In Pursuit of Spring by Edward Thomas
In mid to late March 1913, as the storm clouds of the Great War which was to claim his life gathered, Edward Thomas took a bicycle ride from Clapham to the Quantock Hills. The poet recorded his journey through his beloved South Country and his account was published as In Pursuit of Spring in 1914. Regarded as one of his most important prose works, it stands as an elegy for a world now lost. What is less well-known is that Thomas took with him a camera, and photographed much of what he saw, noting the locations on the back of the prints. These have been kept in archives for many years and will now be published for the very first time in the book. Thomas journeys through Guildford, Winchester, Salisbury, across the Plain, to the Bristol Channel, recording the poet’s thoughts and feelings as winter ends.
It is ironic that I am writing a review for a book with this title as I write yet another winter storm blows through and dark winter clouds speed past as I gaze skywards from my desk the looks out to the Somerset hills.
As the darkness of winter begins to fade and the signs of Spring are gathering pace Edward Thomas wanted to see the end of winter and find the signs of Spring but to do this he would need to travel from his home in South London. It is March 1913 as much as the darkness of winter is receding there are much darker clouds on the horizon. This was the year before the start of The Great War. In Pursuit of Spring (Little Toller) by Edward Thomas tells his story of his journey to seek signs of Spring.
As Edward Thomas began his journey on his bicycle from the suburbs of South London to Somerset this was just not going to be a journey of finding Spring but also a journey that would make Edward Thomas the poet that we would come to love. This land was very different in March 1913 in many ways but the leisurely journey he took I have known for many years. This was not going to be a journey rushed it was leisurely as he not just cycles he also walked for parts of the journey and armed with just the very basics but the most important was a notebook and pencil and a camera for the photos in this book are the very ones he took.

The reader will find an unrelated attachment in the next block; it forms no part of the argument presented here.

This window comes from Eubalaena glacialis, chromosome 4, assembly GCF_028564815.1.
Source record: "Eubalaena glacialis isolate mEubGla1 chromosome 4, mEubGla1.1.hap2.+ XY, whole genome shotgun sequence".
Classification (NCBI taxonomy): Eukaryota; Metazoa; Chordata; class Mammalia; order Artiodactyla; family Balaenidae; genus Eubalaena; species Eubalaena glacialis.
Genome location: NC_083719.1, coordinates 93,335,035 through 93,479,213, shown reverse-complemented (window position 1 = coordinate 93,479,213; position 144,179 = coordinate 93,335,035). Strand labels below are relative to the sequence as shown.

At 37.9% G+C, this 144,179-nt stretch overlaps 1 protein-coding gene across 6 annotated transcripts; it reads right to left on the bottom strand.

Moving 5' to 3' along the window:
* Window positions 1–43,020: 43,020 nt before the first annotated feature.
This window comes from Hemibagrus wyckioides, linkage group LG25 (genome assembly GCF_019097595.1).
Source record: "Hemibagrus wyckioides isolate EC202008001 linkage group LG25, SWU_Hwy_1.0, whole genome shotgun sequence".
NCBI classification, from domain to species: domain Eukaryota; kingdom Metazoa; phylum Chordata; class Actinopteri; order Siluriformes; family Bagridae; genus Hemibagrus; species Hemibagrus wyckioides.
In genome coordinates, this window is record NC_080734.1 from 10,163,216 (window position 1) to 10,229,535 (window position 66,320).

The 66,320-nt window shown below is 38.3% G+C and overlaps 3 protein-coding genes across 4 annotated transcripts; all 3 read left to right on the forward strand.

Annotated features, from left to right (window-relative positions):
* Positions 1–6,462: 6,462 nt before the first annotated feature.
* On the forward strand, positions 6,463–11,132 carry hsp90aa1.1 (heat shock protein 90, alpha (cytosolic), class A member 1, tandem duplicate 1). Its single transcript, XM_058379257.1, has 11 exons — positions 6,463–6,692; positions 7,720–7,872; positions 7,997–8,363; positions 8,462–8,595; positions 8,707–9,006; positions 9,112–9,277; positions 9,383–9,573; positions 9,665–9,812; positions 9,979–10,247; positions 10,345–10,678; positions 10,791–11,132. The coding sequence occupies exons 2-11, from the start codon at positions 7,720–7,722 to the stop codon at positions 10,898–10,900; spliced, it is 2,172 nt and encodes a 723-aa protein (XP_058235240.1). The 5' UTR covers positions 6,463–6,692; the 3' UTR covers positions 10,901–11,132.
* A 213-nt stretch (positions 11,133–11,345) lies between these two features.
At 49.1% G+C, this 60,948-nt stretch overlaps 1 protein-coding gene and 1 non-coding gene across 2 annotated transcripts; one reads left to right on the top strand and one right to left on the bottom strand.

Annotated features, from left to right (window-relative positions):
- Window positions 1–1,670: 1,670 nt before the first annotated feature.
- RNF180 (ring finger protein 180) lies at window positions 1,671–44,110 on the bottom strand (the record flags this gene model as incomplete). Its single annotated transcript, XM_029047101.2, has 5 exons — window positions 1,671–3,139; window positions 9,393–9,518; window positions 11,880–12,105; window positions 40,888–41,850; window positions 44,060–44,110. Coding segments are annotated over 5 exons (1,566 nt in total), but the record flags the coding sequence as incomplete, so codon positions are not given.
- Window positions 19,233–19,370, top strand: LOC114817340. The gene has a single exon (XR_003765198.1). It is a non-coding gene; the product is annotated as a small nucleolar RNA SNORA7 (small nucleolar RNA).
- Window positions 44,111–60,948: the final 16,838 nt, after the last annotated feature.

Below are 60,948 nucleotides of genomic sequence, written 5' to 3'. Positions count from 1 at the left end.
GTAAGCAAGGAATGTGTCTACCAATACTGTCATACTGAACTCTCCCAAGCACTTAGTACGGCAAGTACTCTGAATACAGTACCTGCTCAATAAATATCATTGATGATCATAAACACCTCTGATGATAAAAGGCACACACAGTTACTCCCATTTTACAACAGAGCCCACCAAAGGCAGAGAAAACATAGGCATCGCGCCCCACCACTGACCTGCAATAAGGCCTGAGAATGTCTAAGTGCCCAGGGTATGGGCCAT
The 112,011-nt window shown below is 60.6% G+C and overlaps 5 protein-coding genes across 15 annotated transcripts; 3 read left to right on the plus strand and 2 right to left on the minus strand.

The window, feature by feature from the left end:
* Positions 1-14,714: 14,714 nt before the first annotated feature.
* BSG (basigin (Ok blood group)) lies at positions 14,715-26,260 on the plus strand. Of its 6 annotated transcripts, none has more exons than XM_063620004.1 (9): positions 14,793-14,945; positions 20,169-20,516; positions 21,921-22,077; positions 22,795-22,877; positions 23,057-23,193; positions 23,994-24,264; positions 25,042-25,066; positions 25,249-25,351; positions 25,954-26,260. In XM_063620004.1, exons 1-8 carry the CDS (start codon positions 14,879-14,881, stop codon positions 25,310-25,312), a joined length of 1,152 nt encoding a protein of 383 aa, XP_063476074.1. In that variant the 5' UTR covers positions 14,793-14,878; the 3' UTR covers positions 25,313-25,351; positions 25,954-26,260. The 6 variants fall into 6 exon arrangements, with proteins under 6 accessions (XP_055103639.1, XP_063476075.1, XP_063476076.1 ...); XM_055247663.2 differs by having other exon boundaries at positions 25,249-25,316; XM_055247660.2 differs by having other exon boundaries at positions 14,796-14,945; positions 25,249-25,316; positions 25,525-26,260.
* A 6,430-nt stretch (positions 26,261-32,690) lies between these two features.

As a Welshman Thomas loved his homeland but loved this country and the typical English countryside. He wanted to fields and churches and typical sleepy English villages, writing and taking photographs as he went. Each county is unique in many ways and reading In Pursuit of Spring you get a sense of the poetic and yet hypnotic sense of Thomas’s writing and what was to come.
Many of the photographs in this beautiful book are of empty lanes and roads through villages, a snapshot of a moment from history. But as I read his words my heart ached for what was to come for Edward Thomas in coming years as war approached. But Thomas wanted to seek the end of Winter and welcome Spring like a long lost friend and to feel the wind and rain on his face. Stopping at various locations and reciting poetry that can be found on the pages of this book.
As he reached Somerset he found Spring and the dark clouds of Winter have departed. It was as he travelled through the village of Nether Stowey, the home of the poet Samuel Taylor Coleridge and a place in Somerset where not just my heart lies, a place I have come to love. Anyone with a passion for poetry and prose and the countryside will love In Pursuit of Spring.
In 1915 Edward Thomas enlisted in the Artist’s Rifles and was killed in 1917 in the Battle of Arras. In Pursuit of Spring was first published in 1914.
Thank you to Little Toller for the review copy of In Pursuit of Spring by Edward Thomas
In Pursuit of Spring by Edward Thomas was published by Little Toller and was published on 3rd March 2016 and is available through Waterstones, Amazon and through your local independent bookshop.